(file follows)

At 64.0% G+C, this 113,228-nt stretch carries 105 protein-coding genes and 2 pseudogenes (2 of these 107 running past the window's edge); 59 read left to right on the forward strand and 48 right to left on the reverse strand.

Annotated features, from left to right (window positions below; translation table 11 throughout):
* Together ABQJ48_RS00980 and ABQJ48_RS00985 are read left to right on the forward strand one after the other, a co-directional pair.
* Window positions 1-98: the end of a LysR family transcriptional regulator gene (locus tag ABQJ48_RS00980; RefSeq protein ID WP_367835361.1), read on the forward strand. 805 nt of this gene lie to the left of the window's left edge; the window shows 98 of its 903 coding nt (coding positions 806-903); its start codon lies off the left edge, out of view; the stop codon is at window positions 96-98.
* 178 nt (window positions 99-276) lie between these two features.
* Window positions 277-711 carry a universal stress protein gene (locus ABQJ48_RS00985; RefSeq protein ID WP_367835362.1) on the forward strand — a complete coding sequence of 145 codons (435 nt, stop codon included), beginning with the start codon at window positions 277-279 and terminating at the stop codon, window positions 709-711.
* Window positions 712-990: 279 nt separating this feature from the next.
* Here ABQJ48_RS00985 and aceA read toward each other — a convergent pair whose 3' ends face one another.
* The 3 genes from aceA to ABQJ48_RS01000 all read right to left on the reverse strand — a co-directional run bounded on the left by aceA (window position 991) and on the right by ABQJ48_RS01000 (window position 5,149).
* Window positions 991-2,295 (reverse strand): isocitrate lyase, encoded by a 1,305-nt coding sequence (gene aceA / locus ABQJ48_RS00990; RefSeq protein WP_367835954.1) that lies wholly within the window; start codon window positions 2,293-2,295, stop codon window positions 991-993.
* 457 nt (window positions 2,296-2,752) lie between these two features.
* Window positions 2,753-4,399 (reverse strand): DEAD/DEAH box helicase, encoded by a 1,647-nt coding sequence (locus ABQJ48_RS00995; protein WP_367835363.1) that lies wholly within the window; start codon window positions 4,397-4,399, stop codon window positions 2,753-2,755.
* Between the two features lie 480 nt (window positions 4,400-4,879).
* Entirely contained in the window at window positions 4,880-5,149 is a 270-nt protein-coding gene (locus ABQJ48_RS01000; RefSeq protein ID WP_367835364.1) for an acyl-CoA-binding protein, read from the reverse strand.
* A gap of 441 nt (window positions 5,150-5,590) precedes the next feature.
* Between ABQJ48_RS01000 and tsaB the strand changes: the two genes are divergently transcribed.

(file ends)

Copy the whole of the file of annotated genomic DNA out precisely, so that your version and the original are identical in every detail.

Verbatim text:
At 64.0% G+C, this 113,228-nt stretch carries 105 protein-coding genes and 2 pseudogenes (2 of these 107 running past the window's edge); 59 read left to right on the forward strand and 48 right to left on the reverse strand.

Annotated features, from left to right (window positions below; translation table 11 throughout):
* Together ABQJ48_RS00980 and ABQJ48_RS00985 are read left to right on the forward strand one after the other, a co-directional pair.
* Window positions 1-98: the end of a LysR family transcriptional regulator gene (locus tag ABQJ48_RS00980; RefSeq protein ID WP_367835361.1), read on the forward strand. 805 nt of this gene lie to the left of the window's left edge; the window shows 98 of its 903 coding nt (coding positions 806-903); its start codon lies off the left edge, out of view; the stop codon is at window positions 96-98.
* 178 nt (window positions 99-276) lie between these two features.
* Window positions 277-711 carry a universal stress protein gene (locus ABQJ48_RS00985; RefSeq protein ID WP_367835362.1) on the forward strand — a complete coding sequence of 145 codons (435 nt, stop codon included), beginning with the start codon at window positions 277-279 and terminating at the stop codon, window positions 709-711.
* Window positions 712-990: 279 nt separating this feature from the next.
* Here ABQJ48_RS00985 and aceA read toward each other — a convergent pair whose 3' ends face one another.
* The 3 genes from aceA to ABQJ48_RS01000 all read right to left on the reverse strand — a co-directional run bounded on the left by aceA (window position 991) and on the right by ABQJ48_RS01000 (window position 5,149).
* Window positions 991-2,295 (reverse strand): isocitrate lyase, encoded by a 1,305-nt coding sequence (gene aceA / locus ABQJ48_RS00990; RefSeq protein WP_367835954.1) that lies wholly within the window; start codon window positions 2,293-2,295, stop codon window positions 991-993.
* 457 nt (window positions 2,296-2,752) lie between these two features.
* Window positions 2,753-4,399 (reverse strand): DEAD/DEAH box helicase, encoded by a 1,647-nt coding sequence (locus ABQJ48_RS00995; protein WP_367835363.1) that lies wholly within the window; start codon window positions 4,397-4,399, stop codon window positions 2,753-2,755.
* Between the two features lie 480 nt (window positions 4,400-4,879).
* Entirely contained in the window at window positions 4,880-5,149 is a 270-nt protein-coding gene (locus ABQJ48_RS01000; RefSeq protein ID WP_367835364.1) for an acyl-CoA-binding protein, read from the reverse strand.
* A gap of 441 nt (window positions 5,150-5,590) precedes the next feature.
* Between ABQJ48_RS01000 and tsaB the strand changes: the two genes are divergently transcribed.